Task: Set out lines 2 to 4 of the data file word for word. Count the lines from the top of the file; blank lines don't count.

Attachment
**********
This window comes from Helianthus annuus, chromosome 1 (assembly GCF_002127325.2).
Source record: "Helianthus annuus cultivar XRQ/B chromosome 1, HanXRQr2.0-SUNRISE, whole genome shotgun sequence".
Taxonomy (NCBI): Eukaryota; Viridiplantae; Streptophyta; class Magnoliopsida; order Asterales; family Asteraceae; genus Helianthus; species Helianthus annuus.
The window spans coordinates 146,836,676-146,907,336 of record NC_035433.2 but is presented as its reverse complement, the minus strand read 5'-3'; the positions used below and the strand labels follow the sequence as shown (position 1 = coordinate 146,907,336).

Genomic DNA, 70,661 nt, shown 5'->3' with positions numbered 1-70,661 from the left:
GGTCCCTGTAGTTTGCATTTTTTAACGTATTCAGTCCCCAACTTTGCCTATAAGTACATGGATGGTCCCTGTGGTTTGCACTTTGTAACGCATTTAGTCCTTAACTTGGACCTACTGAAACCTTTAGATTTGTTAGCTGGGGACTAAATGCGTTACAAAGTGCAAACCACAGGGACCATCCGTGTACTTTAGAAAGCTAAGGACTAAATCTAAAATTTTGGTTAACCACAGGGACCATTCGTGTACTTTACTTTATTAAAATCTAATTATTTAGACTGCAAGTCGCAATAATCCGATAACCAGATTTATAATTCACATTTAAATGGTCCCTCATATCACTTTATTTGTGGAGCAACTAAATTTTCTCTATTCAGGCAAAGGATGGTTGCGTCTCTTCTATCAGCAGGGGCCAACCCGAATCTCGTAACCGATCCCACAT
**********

Source record: "Helianthus annuus cultivar XRQ/B chromosome 1, HanXRQr2.0-SUNRISE, whole genome shotgun sequence".
Taxonomy (NCBI): Eukaryota; Viridiplantae; Streptophyta; class Magnoliopsida; order Asterales; family Asteraceae; genus Helianthus; species Helianthus annuus.
The window spans coordinates 146,836,676-146,907,336 of record NC_035433.2 but is presented as its reverse complement, the minus strand read 5'-3'; the positions used below and the strand labels follow the sequence as shown (position 1 = coordinate 146,907,336).